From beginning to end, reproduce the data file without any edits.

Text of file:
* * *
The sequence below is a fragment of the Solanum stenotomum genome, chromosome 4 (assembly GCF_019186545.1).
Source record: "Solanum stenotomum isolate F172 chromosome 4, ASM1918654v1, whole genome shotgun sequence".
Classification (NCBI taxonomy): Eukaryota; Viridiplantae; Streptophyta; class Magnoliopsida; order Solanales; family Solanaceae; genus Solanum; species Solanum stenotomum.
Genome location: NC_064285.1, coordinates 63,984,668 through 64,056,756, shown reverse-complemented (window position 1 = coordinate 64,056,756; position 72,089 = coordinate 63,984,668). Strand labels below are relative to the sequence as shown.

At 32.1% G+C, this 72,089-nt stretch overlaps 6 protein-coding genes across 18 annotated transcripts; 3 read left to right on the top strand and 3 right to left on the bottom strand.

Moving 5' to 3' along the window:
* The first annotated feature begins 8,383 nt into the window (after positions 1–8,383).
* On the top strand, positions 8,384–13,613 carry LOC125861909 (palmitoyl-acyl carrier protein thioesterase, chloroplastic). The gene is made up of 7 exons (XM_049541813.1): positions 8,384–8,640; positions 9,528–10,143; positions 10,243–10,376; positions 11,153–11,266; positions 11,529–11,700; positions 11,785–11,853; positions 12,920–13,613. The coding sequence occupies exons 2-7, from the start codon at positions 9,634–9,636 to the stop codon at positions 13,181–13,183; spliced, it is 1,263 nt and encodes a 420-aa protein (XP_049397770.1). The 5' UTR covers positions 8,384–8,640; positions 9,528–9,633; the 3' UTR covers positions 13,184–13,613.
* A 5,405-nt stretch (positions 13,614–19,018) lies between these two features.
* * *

The sequence below is a fragment of the Solanum stenotomum genome, chromosome 4 (assembly GCF_019186545.1).
Source record: "Solanum stenotomum isolate F172 chromosome 4, ASM1918654v1, whole genome shotgun sequence".
Classification (NCBI taxonomy): Eukaryota; Viridiplantae; Streptophyta; class Magnoliopsida; order Solanales; family Solanaceae; genus Solanum; species Solanum stenotomum.
Genome location: NC_064285.1, coordinates 63,984,668 through 64,056,756, shown reverse-complemented (window position 1 = coordinate 64,056,756; position 72,089 = coordinate 63,984,668). Strand labels below are relative to the sequence as shown.

At 32.1% G+C, this 72,089-nt stretch overlaps 6 protein-coding genes across 18 annotated transcripts; 3 read left to right on the top strand and 3 right to left on the bottom strand.

Moving 5' to 3' along the window:
* The first annotated feature begins 8,383 nt into the window (after positions 1–8,383).
* On the top strand, positions 8,384–13,613 carry LOC125861909 (palmitoyl-acyl carrier protein thioesterase, chloroplastic). The gene is made up of 7 exons (XM_049541813.1): positions 8,384–8,640; positions 9,528–10,143; positions 10,243–10,376; positions 11,153–11,266; positions 11,529–11,700; positions 11,785–11,853; positions 12,920–13,613. The coding sequence occupies exons 2-7, from the start codon at positions 9,634–9,636 to the stop codon at positions 13,181–13,183; spliced, it is 1,263 nt and encodes a 420-aa protein (XP_049397770.1). The 5' UTR covers positions 8,384–8,640; positions 9,528–9,633; the 3' UTR covers positions 13,184–13,613.
* A 5,405-nt stretch (positions 13,614–19,018) lies between these two features.